DIY Home Maintenance, Manly Skills

How to Wire an Outlet

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This is a guest post by Ethan Hagan from One Project Closer. Check out some of his other manly contributions like How to Install a Toilet.

Being able to wire an outlet is a great skill to have in your repertoire, and, once mastered, you’ll be able to replace old or damaged outlets in a matter of minutes. To help you know what to expect, I’ve created a tabletop guide with pictures illustrating how to properly wire an outlet.

This tabletop demonstration illustrates how to wire a typical electrical receptacle. This means I’m making some assumptions, and if you find wiring in your home that looks different, that doesn’t mean it was done wrong. In fact, there are many possible variations including a different amp circuit, amp receptacle, wire gauge, number of wires, and more. With that said, what I’ve presented below is a very common scenario, and it’s a great place to start.

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Code and Permits

Obviously a tabletop demonstration doesn’t require pulling permits. However, local code often requires a permit for new or extended circuits, and sometimes only licensed master electricians can pull permits. In some counties homeowners can take a standard test and obtain permits for almost all work within their own home. Check out your county or state government’s licensing and permits website to learn specifics for your area. Most jurisdictions follow some variation of the National Electric Code (NEC), and you can get limited free access to the NEC via the National Fire Protection Association (NFPA) website.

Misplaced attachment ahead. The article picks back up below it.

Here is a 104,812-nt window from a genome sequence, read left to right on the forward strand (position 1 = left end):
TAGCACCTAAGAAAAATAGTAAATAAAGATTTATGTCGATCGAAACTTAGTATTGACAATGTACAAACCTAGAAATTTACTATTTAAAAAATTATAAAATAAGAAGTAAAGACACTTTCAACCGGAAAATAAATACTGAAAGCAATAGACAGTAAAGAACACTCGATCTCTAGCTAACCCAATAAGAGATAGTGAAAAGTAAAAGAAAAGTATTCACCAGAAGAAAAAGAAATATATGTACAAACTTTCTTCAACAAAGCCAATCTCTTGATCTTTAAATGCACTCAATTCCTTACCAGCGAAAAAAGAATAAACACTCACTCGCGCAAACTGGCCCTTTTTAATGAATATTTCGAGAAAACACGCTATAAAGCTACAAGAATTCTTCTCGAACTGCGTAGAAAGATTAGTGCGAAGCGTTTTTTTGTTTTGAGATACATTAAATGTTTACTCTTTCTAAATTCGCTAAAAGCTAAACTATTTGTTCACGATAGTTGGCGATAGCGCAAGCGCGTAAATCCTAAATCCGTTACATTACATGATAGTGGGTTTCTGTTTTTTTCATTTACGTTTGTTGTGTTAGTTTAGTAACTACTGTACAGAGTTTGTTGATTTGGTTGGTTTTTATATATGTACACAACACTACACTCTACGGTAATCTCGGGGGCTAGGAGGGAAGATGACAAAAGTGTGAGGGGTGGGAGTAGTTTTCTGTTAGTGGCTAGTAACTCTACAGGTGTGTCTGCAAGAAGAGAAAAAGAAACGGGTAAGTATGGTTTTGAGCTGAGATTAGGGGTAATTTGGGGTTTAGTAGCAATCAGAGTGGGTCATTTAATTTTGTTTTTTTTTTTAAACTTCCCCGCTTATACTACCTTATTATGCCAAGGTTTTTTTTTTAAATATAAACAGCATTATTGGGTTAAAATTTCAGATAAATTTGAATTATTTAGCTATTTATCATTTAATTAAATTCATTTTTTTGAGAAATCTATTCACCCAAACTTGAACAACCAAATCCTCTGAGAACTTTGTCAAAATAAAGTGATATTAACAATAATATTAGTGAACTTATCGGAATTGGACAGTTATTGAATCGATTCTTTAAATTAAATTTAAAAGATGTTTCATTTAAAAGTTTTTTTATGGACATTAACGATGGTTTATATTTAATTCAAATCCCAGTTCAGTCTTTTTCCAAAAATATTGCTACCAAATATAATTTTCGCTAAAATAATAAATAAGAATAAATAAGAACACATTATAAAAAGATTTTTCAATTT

Tools & Materials

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Most electrical projects can be completed with a few hand tools. For this demonstration, I grabbed:

  • Screwdriver
  • Lineman’s pliers
  • Utility knife
  • Needle-nose pliers
  • Wire strippers (many wire strippers have loop makers, eliminating the need for the needle-nose pliers)
  • Voltage tester (not shown in image)
  • 15 amp receptacle
  • 14/2 wire
  • Electrical box
  • Wire nut

You can find all the necessary tools and materials at your local DIY center. A 15 amp outlet like the one shown here only costs about $0.60, and you can purchase 100′ of 14/2 Romex for $35.00! If you’re planning a big project, purchase the “contractor packs,” and keep your eye out for a Home Depot coupon for even better prices.

Step 1: Turn Off the Breaker

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If the outlet you’re working with is already connected to the breaker panel, turn off the appropriate breaker, and double-check that it is off with a voltage tester or even a lamp (that you know works). After turning off the appropriate breaker and double-checking with a voltmeter, remove the faceplate. You’ll see screws at the top and bottom of the outlet, and after removing those, the receptacle can be pulled out of the box. If the wires have enough excess length, they can simply be cut and re-stripped. If there isn’t much wire to work with, they need to be disconnected by either backing out the screw terminal or pressing the release slot to disengage the stab-back connection.

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New work electrical boxes will be nailed to a stud, and remodel electrical boxes (like the one pictured below) will be affixed to the drywall. The box will have at least one cable (bundle of wires) entering through the backside. This demonstration shows 2-wire, which means each cable contains one black and one white wire, plus a ground wire.